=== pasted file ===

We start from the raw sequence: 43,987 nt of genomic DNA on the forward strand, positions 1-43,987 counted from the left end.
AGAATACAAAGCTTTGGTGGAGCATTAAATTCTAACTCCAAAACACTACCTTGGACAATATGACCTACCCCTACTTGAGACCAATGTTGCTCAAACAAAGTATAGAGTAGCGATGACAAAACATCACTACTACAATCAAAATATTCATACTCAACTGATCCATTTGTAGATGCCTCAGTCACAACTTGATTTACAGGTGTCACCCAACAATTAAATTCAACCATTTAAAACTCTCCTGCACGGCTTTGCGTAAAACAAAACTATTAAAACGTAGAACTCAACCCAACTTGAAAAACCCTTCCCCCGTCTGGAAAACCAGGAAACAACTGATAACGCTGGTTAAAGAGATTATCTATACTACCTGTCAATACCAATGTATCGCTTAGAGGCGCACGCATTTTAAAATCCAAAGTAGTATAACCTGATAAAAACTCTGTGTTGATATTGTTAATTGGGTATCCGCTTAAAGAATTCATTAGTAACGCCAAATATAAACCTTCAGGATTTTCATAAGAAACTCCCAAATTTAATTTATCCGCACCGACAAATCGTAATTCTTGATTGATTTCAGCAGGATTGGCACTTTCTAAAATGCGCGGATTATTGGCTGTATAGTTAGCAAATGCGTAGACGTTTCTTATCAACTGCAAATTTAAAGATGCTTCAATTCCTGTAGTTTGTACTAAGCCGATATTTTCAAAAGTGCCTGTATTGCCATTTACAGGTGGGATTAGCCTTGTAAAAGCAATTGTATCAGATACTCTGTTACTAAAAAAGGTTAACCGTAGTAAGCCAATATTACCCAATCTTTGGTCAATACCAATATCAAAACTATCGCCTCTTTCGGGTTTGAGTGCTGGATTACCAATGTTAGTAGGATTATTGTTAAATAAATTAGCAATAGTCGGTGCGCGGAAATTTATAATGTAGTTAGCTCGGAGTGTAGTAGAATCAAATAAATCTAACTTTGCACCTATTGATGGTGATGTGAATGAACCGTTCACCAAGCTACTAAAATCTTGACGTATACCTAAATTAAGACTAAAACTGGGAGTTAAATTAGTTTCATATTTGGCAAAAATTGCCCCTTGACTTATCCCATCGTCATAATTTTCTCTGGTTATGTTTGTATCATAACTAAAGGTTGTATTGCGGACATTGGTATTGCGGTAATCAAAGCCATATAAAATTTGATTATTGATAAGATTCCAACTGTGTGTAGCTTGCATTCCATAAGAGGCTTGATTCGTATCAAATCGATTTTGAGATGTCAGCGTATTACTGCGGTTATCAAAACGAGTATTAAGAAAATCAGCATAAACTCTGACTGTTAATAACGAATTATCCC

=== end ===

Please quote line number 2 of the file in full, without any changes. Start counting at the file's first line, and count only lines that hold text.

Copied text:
AGAATACAAAGCTTTGGTGGAGCATTAAATTCTAACTCCAAAACACTACCTTGGACAATATGACCTACCCCTACTTGAGACCAATGTTGCTCAAACAAAGTATAGAGTAGCGATGACAAAACATCACTACTACAATCAAAATATTCATACTCAACTGATCCATTTGTAGATGCCTCAGTCACAACTTGATTTACAGGTGTCACCCAACAATTAAATTCAACCATTTAAAACTCTCCTGCACGGCTTTGCGTAAAACAAAACTATTAAAACGTAGAACTCAACCCAACTTGAAAAACCCTTCCCCCGTCTGGAAAACCAGGAAACAACTGATAACGCTGGTTAAAGAGATTATCTATACTACCTGTCAATACCAATGTATCGCTTAGAGGCGCACGCATTTTAAAATCCAAAGTAGTATAACCTGATAAAAACTCTGTGTTGATATTGTTAATTGGGTATCCGCTTAAAGAATTCATTAGTAACGCCAAATATAAACCTTCAGGATTTTCATAAGAAACTCCCAAATTTAATTTATCCGCACCGACAAATCGTAATTCTTGATTGATTTCAGCAGGATTGGCACTTTCTAAAATGCGCGGATTATTGGCTGTATAGTTAGCAAATGCGTAGACGTTTCTTATCAACTGCAAATTTAAAGATGCTTCAATTCCTGTAGTTTGTACTAAGCCGATATTTTCAAAAGTGCCTGTATTGCCATTTACAGGTGGGATTAGCCTTGTAAAAGCAATTGTATCAGATACTCTGTTACTAAAAAAGGTTAACCGTAGTAAGCCAATATTACCCAATCTTTGGTCAATACCAATATCAAAACTATCGCCTCTTTCGGGTTTGAGTGCTGGATTACCAATGTTAGTAGGATTATTGTTAAATAAATTAGCAATAGTCGGTGCGCGGAAATTTATAATGTAGTTAGCTCGGAGTGTAGTAGAATCAAATAAATCTAACTTTGCACCTATTGATGGTGATGTGAATGAACCGTTCACCAAGCTACTAAAATCTTGACGTATACCTAAATTAAGACTAAAACTGGGAGTTAAATTAGTTTCATATTTGGCAAAAATTGCCCCTTGACTTATCCCATCGTCATAATTTTCTCTGGTTATGTTTGTATCATAACTAAAGGTTGTATTGCGGACATTGGTATTGCGGTAATCAAAGCCATATAAAATTTGATTATTGATAAGATTCCAACTGTGTGTAGCTTGCATTCCATAAGAGGCTTGATTCGTATCAAATCGATTTTGAGATGTCAGCGTATTACTGCGGTTATCAAAACGAGTATTAAGAAAATCAGCATAAACTCTGACTGTTAATAACGAATTATCCC